Pitch Wars: Craft Meets Community
A few months back I was lucky enough to be accepted into an online program called Pitch Wars. Each fall, hundreds (maybe thousands?) of authors submit manuscripts and just over 100 are selected to be paired up with mentors in adult, middle grade, and YA groups. It’s all free and put on by a great group of people who give their time to help authors find agents (and eventually maybe even a book deal).
I didn’t know a lot about Pitch Wars going in. But after a few months in the program, it’s crazy how much I’ve learned.
My mentors, the amazing SFF authors Michael Mammay and Dan Koboldt, have spent the past few months working with me on my near-future techno-thriller MIXED REALITY, both at high levels (plot, characters, etc.) and down in the grammar weeds. We’ve gone through two full edits of the manuscript combing through everything from character development to plot points to the fact that I have bad writing habits with filters and comma splices.
So, what was the result?
The story now reads 10x better than before (even after five full edits before even submitting.) The ending has changed. I’ve learned to recognize when tension is missing in a scene and that I start writing scenes too early in the timeline. I’ve learned that I really enjoy writing too much filler (“navel gazing”) that doesn’t move the plot along and bores readers. How much filler? My story went from 100k words to 89k. And, if you’re wondering, I’ve been in complete control of which changes to make (accepting almost every single suggestions from Michael and Dan because, well, they were right).
Michael and Dan have also spent a lot of time giving me an inside scoop on their experiences with agents, editors, and SFF book deals. They have a full roster of connections and great ideas about which agents would be a good fit for my manuscript. But more than anything else, we’ve spent a lot of time talking about expectations for the SFF genre and the realities of publishing—the good and bad.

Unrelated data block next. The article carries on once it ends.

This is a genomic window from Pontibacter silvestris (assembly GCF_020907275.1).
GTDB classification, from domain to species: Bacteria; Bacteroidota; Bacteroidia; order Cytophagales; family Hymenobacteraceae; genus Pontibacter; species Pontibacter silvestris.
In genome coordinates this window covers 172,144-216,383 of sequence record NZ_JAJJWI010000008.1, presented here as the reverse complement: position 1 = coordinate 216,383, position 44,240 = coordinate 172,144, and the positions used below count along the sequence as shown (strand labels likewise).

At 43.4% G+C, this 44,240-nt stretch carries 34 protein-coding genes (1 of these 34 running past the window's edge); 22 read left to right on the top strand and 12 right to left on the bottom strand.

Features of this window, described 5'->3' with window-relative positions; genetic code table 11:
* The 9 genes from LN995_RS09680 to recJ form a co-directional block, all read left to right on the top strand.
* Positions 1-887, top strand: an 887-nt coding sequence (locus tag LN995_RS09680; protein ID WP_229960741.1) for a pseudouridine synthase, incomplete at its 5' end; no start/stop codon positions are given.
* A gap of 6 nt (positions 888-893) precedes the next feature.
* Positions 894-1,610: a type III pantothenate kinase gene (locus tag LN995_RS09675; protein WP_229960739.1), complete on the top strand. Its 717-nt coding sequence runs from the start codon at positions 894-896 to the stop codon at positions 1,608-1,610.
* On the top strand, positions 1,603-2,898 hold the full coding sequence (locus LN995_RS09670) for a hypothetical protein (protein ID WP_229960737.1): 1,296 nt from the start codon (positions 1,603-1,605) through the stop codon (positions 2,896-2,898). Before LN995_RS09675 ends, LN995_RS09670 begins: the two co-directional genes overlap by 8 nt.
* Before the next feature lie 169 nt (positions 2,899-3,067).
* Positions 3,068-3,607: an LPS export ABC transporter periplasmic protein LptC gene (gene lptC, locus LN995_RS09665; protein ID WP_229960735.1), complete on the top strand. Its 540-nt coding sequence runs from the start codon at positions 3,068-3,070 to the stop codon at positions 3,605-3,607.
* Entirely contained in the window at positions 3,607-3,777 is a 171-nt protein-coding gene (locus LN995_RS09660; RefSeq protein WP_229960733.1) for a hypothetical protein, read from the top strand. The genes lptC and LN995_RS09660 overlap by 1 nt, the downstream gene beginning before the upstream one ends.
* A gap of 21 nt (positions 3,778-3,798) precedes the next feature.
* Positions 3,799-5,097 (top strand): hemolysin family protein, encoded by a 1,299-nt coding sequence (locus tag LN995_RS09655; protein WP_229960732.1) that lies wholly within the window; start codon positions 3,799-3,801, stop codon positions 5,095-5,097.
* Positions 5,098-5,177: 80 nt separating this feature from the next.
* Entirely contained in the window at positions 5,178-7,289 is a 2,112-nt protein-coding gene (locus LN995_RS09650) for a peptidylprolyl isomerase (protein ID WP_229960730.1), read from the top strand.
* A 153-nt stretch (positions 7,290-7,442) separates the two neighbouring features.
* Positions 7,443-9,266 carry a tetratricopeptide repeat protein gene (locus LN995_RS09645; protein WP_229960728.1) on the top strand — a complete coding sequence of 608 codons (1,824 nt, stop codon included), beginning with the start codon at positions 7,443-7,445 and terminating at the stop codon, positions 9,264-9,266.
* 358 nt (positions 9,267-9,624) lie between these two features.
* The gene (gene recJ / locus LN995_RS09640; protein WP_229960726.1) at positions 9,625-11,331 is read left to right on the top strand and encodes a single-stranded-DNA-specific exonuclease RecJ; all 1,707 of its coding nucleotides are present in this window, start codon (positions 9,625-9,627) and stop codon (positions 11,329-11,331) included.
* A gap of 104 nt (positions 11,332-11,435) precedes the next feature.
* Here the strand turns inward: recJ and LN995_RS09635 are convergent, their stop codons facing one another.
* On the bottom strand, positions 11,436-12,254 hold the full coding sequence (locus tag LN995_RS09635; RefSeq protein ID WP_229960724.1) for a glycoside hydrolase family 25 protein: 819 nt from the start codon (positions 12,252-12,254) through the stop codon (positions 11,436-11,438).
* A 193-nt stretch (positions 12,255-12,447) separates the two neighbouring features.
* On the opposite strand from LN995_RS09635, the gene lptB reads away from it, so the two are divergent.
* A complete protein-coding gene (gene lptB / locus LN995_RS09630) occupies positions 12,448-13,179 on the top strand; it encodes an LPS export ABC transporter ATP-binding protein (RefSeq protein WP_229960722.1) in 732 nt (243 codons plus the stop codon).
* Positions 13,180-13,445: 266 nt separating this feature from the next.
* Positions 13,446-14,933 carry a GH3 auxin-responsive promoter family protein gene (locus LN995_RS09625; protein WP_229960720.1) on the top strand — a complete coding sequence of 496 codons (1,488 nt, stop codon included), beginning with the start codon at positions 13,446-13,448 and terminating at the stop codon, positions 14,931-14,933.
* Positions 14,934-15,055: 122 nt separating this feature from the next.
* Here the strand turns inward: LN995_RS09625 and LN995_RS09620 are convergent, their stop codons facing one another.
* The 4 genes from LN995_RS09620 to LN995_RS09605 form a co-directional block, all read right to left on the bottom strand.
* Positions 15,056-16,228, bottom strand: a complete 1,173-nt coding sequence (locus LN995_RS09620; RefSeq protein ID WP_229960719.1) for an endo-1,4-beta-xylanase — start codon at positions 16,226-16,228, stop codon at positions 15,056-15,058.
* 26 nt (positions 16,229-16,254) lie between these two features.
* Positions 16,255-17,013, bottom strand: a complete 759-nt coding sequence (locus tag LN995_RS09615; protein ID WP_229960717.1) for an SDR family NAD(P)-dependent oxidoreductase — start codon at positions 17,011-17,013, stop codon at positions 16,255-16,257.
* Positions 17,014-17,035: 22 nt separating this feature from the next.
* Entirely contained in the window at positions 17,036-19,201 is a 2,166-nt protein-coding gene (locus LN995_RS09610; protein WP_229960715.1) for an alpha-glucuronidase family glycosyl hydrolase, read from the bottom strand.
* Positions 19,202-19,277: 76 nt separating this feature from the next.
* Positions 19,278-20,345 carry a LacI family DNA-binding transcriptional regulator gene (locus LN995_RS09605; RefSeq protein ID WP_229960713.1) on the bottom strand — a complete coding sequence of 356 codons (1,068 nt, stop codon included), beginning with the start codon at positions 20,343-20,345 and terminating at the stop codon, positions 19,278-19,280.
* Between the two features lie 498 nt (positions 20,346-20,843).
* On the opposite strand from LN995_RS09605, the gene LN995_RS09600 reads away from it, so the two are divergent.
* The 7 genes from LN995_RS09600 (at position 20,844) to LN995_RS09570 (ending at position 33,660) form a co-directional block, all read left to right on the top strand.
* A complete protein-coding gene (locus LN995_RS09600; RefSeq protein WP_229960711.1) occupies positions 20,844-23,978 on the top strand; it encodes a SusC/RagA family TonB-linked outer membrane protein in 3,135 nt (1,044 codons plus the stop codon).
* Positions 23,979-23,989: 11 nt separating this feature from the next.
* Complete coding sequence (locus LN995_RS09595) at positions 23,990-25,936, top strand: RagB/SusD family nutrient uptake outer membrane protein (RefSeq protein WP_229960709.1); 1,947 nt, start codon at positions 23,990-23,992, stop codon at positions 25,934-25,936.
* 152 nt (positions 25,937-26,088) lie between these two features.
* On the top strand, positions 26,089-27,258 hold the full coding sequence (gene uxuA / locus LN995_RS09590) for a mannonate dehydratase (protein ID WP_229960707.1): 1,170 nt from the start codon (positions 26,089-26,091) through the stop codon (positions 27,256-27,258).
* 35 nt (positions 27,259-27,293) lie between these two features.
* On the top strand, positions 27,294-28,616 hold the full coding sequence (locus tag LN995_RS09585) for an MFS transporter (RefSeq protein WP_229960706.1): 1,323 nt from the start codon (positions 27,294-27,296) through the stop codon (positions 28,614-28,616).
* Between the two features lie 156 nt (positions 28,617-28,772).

The Pitch Wars class of 2018 is amazing. I’ve gotten to (virtually) meet a variety of authors from different genres and backgrounds. I have new critique partners in my genre and have connected with a ton of other great writers. They are people I hope to stay connected with for years to come. I know there are a few breakout stars in the group and I can’t wait to cheer them on.
It’s all added up to one of the most rewarding writing experiences I’ve had. As we approach the Pitch Wars agent showcase on Feb. 6th (where agents review our queries and ask for more if they’re interested) I’m feeling less pressure than I did going into original submission round for the contest. I’ve learned so much about the craft and business. If the agent round doesn’t work out, that’s okay. I’m more connected the community, I’m writing better stories, and having more fun doing all of it.
If you’re wondering if you should submit to Pitch Wars the next time it rolls around, do it. You’ll thank yourself later. It’s a no-brainer.
Thanks to Brenda Drake (founding director of Pitch Wars) and the whole team that does such an amazing job.
Please go check out some of my mentors’ books. I’ve read the list below and thoroughly enjoyed each one:
Planetside by Michael Mammay
–“PLANETSIDE is a smart and fast-paced blend of mystery and boots-in-the-dirt military SF that reads like a high-speed collision between Courage Under Fire and Heart of Darkness.” – Marko Kloos, bestselling author of the Frontline series
The Rogue Retrieval by Dan Koboldt
“A great concept and lots of fun. One of those books you wish you thought of yourself and wonder why you haven’t read it before.” -Auston Habershaw, Writers of the Future winner and author of The Iron Ring
Putting the Science in Fiction by Dan Koboldt
“This book is a natural choice for writers of medical dramas and science fiction, but even writers of historical fiction will find important advice within its pages. Putting the Science in Fiction is definitely a resource every writer should have in their toolbox.” –Girl Who Reads